The irony of the moniker, Rare Disease, to describe a collection of diseases affecting, statistically, 5 people in every rush hour underground carriage, is now well understood. By drawing on the collective impact of Rare Disease day, the awareness platform has supported the patient and clinical community by shining a light on a group of conditions that may fly under the radar.
However, research by MHP Group and our partners, the Behavioural Science consultancy, Influence at Work, shows that ‘Identity’ is one of the primary drivers of positive and public advocacy. A campaign’s ability to connect with people on a personal and individual level and for them to say ‘this reflects my values and who I am’, is a critical success factor in engagement. This might mean, for some, the brand ‘Rare Disease’ is one step removed from the specific condition they or their loved ones live with, masking a degree of the personal connection and lived experience. The balance between collective strength and individual impact is one to manage.
Identity was just one trigger identified in our research, which comprised of quantitative polling among 5309 members of the general public and 1701 people with long-term conditions, working with our partners, Savanta.
Behavioural science tells us that as the world grows more polarised, we listen more to “people like us” and less to anyone else. More and more of what we see and hear is shaped by what people in our networks say and share. Moreover, ‘health’ does not operate in a vacuum. While people like us working in the industry consider the conditions we advocate for deserving of all necessary attention; in the real world, health is seen as a topic alongside other societal campaigns, including homelessness, climate change, gender- and race-based rights. This means, we have to work even harder to cut through, to effectively engage and make the change we are seeking.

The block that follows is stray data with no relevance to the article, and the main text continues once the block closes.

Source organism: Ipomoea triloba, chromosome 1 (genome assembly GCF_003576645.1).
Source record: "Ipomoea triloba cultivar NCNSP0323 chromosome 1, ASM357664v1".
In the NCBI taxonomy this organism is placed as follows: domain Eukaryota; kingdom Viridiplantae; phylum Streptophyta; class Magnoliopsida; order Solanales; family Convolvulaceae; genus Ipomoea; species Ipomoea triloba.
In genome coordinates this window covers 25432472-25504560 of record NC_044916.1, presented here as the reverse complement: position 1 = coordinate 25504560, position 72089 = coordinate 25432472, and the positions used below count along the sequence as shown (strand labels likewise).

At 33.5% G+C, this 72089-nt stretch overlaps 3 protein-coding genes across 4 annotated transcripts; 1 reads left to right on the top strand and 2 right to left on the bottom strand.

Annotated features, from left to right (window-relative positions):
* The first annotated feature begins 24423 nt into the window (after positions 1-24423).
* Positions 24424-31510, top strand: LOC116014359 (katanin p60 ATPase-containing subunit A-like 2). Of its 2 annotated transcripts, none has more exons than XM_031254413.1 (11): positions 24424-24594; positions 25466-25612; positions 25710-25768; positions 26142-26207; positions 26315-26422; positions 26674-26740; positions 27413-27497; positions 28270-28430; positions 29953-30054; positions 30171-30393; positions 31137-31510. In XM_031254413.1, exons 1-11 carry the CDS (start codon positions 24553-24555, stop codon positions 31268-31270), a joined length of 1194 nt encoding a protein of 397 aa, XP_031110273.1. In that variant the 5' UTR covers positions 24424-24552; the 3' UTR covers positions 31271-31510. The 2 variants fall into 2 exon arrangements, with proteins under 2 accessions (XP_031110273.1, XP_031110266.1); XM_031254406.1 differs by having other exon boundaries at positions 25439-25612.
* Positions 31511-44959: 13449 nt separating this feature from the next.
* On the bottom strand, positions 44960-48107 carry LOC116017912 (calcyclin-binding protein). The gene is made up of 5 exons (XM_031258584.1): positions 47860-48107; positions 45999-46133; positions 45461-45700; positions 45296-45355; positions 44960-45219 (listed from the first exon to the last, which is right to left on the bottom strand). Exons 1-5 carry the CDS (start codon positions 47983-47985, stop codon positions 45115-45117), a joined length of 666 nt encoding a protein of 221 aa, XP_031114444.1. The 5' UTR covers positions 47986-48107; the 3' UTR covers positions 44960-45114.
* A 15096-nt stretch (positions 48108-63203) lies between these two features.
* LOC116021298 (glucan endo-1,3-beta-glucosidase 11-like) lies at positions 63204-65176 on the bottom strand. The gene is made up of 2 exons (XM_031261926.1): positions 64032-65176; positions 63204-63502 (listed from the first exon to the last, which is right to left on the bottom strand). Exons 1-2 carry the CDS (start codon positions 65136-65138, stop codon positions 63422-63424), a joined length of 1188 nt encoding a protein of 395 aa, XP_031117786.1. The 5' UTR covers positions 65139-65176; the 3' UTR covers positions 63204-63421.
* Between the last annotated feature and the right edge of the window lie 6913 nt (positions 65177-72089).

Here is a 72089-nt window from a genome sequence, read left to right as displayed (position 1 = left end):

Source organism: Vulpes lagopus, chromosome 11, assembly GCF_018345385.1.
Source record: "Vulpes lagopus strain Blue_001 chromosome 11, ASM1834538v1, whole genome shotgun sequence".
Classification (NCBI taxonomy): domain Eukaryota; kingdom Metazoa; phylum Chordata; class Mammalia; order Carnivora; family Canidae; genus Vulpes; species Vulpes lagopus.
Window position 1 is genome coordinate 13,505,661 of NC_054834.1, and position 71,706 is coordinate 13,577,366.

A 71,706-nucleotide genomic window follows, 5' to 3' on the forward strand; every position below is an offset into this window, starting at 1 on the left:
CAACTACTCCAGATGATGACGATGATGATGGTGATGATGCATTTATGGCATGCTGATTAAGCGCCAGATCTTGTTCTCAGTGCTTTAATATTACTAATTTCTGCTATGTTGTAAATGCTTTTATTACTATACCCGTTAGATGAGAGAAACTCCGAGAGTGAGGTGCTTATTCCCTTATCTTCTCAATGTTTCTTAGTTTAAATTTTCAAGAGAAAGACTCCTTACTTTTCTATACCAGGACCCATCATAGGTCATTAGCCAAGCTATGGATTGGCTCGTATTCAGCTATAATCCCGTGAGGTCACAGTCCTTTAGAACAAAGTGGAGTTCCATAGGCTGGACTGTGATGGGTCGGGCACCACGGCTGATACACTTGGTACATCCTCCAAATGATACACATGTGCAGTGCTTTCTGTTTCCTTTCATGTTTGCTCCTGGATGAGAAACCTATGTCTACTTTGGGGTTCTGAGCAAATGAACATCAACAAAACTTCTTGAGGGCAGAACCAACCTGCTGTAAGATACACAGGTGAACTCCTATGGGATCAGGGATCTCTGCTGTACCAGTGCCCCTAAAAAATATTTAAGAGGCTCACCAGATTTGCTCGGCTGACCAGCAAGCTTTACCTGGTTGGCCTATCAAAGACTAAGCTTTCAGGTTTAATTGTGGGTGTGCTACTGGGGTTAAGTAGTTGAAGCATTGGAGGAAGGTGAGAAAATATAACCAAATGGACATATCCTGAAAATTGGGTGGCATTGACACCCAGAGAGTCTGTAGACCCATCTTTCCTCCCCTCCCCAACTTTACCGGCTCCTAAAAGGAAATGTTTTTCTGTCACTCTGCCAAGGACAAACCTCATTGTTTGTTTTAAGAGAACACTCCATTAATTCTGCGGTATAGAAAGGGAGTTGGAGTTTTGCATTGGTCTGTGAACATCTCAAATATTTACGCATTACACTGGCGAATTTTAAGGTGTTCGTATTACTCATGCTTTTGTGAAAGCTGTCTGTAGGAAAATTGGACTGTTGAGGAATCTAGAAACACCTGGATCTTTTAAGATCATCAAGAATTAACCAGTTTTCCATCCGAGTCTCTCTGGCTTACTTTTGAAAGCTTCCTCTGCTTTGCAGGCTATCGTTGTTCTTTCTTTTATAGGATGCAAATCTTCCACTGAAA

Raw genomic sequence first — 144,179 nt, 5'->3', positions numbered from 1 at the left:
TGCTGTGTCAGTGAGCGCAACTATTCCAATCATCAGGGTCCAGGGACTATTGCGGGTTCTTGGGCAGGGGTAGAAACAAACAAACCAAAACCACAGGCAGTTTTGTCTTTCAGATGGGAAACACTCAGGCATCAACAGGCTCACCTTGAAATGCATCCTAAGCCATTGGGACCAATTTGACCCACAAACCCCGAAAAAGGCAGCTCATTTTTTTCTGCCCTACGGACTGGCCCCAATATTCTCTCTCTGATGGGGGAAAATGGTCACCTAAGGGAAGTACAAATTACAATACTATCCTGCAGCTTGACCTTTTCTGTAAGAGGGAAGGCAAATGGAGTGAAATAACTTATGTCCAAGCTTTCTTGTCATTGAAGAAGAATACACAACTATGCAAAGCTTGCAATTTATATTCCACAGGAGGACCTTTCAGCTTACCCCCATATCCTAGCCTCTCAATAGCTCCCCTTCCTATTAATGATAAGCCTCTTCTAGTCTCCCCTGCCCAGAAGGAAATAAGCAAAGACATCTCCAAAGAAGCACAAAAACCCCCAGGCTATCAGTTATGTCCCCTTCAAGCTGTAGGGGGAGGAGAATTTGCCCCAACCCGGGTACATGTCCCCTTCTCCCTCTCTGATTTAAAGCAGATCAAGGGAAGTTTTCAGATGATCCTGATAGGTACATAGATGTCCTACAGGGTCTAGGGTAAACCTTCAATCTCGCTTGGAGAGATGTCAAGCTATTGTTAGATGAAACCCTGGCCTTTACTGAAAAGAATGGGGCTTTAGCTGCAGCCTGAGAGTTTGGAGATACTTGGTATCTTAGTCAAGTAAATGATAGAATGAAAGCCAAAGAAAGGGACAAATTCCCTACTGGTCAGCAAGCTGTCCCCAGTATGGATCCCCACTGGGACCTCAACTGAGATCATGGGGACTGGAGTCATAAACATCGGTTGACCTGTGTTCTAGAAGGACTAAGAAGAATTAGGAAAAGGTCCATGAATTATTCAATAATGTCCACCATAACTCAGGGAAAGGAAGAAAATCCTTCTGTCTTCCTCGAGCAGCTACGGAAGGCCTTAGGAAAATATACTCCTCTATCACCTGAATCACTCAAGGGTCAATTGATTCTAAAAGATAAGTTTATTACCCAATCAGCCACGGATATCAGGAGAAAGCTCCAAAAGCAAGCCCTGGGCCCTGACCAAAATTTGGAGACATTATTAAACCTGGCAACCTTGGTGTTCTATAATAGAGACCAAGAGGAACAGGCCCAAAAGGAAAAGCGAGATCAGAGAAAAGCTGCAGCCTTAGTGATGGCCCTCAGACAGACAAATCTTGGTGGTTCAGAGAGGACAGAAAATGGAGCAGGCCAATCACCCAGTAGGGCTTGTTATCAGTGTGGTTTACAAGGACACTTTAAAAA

The result is that advocates can inspire action faster and more effectively by engaging the people their audiences listen to, who will in turn then engage their own tribes. This is the domino effect we call The Network Effect.
Including identity, there are ten key factors recognised that determine whether someone is likely to advocate for a cause or campaign. These drivers and barriers provide insight on the messaging, content and campaign approach that might most effectively inspire people to take an action on rare diseases.
As we reflect on this year’s Rare Disease Day, we can see just how far the cause has come in driving awareness and action for the millions of people who live with rare conditions worldwide. Like any health-related campaign however, the movement is up against fierce competition from other cause-related movements, all vying for attention, money and time. By pausing to consider the learnings from the Network Effect, the community – and its broader supporter base, including the Health team at MHP Group, can learn how to ensure continued success and impact for many more years to come.